Interspecific competition for shelter is a driving factor in determining abundance and distribution of of the Caribbean spiny lobster, Panulirus argus, and Florida stone crab, Menippe mercenaria. Former M.S. student Eliot Hart used a combination of field and laboratory experiments to demonstrate the dominance of the stone crab in benthic habitats. Stone crabs won in direct competition in mesocosm experiments, regardless of the number of lobsters present, the presence of co-sheltering species, or the order of introduction of competitors. Artificial manipulation of stone crab abundance in the field had a direct and negative correlation with lobster abundance.
Our study of trophic ecology allows us to examine food webs from a broad perspective. We commonly use an approach incorporating stable isotopes to examine an array of community relationships. Recent M.S. graduate Devon Pharo examined the effects of hard-bottom habitat degradation on the ecology and biology of the Florida stone crab, Menippe mercenaria. This project was related to research on sponge community restoration, focusing on the potential impacts of cyanobacteria blooms and subsequent sponge die-off to nutritional condition and trophic ecology of stone crab and other benthic organisms dependent on hardbottom habitat.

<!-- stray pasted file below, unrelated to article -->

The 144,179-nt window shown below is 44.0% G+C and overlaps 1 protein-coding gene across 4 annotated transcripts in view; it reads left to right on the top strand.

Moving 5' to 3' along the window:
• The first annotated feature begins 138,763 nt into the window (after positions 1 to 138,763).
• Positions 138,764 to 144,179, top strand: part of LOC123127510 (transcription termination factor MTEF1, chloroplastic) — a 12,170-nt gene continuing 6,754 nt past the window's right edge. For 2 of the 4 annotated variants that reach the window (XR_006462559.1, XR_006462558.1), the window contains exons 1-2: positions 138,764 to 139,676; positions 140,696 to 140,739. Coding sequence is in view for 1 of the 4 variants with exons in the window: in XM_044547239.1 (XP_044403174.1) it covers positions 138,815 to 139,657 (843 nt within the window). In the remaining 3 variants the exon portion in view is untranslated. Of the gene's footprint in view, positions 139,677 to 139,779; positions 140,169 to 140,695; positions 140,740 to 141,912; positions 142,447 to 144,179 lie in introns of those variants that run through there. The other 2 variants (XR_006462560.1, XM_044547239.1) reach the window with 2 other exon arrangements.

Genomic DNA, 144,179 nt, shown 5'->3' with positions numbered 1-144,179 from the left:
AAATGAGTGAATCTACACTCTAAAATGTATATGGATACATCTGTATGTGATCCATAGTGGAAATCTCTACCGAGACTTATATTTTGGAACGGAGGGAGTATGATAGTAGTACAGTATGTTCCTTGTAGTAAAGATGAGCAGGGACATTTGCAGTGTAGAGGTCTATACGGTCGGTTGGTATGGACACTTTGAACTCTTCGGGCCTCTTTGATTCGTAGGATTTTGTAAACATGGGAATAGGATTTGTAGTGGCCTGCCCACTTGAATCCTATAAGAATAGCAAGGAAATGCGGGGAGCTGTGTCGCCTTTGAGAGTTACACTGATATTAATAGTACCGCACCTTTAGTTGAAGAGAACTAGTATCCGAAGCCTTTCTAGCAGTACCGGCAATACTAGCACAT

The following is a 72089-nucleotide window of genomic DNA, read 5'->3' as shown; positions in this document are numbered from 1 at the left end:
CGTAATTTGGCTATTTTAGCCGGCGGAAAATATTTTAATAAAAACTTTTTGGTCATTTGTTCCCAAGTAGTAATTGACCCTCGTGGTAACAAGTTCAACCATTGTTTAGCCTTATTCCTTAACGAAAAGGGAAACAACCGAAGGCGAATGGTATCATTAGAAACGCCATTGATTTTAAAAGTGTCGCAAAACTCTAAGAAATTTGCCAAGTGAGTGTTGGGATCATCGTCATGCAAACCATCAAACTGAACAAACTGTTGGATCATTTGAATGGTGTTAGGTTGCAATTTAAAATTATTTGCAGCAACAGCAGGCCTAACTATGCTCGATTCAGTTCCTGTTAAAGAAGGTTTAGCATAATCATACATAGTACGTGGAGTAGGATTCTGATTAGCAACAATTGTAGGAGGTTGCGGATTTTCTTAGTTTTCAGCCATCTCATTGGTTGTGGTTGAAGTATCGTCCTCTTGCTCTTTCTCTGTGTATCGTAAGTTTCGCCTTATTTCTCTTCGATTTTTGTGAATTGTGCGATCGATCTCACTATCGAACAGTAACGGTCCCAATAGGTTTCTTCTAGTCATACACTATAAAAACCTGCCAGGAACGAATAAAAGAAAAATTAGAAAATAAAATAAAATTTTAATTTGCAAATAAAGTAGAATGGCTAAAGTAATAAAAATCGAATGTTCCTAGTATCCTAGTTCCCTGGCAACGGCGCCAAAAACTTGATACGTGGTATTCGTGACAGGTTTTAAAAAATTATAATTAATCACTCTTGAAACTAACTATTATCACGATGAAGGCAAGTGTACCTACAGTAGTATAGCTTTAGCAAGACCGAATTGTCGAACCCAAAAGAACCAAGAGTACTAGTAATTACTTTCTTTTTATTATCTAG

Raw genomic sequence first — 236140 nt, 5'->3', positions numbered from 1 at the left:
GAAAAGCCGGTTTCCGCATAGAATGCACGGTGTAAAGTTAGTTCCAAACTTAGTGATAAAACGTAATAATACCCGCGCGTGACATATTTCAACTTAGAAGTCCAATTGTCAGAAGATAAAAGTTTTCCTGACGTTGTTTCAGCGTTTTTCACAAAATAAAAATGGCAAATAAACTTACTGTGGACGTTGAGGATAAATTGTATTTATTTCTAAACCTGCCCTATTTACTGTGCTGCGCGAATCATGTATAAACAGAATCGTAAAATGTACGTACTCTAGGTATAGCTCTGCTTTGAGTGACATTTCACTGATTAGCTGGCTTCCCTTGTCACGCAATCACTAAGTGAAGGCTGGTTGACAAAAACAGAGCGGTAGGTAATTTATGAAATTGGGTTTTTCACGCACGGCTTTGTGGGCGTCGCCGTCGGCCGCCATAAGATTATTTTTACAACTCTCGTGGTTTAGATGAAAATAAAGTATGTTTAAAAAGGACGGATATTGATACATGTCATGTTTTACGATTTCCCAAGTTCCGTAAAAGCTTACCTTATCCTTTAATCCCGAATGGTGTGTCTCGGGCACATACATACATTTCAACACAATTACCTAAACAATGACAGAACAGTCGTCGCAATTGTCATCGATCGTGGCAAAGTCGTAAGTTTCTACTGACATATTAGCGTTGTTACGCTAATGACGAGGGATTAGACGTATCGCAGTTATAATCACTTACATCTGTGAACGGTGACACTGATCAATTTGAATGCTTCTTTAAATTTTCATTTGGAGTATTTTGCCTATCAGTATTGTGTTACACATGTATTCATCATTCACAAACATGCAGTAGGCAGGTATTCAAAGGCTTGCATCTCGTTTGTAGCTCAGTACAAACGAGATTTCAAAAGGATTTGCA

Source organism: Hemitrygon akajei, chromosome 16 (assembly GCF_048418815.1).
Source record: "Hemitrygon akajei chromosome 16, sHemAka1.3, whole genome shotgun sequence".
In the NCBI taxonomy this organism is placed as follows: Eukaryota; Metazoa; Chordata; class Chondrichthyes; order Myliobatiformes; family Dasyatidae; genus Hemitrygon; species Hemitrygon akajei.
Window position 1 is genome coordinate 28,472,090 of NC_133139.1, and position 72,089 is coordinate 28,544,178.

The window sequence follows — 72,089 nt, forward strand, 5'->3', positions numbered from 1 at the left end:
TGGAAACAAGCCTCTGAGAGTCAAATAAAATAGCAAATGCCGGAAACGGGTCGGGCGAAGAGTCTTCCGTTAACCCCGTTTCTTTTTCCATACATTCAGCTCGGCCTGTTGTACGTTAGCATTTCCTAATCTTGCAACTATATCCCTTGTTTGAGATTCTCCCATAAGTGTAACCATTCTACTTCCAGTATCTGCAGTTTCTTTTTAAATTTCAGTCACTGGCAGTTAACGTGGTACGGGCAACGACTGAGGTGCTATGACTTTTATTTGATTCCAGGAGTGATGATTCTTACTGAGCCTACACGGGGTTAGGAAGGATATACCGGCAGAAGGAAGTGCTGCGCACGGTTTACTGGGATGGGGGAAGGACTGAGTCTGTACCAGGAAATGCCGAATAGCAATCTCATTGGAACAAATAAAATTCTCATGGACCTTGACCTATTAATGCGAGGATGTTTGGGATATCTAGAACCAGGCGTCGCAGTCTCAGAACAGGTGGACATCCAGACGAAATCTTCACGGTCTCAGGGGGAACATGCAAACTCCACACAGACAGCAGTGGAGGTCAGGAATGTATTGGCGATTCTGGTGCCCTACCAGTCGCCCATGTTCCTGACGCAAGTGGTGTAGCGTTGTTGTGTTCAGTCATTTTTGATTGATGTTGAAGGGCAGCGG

Sea Cucumber Ecology
Sea cucumbers appear to occupy an important trophic niche in the Florida Keys as a prey item for sea turtles (and increasingly humans!) and a top-down controller of benthic microalgae in seagrass beds. Interestingly, there are two morphotypes of Holothuria floridana, but the ecological role and reason for phenotypic differences are unclear. Former graduate student Nate Berkebile investigated the differences in predation on foraging impacts of the two morphotypes. This knowledge will help build a foundation for conservation and informed management.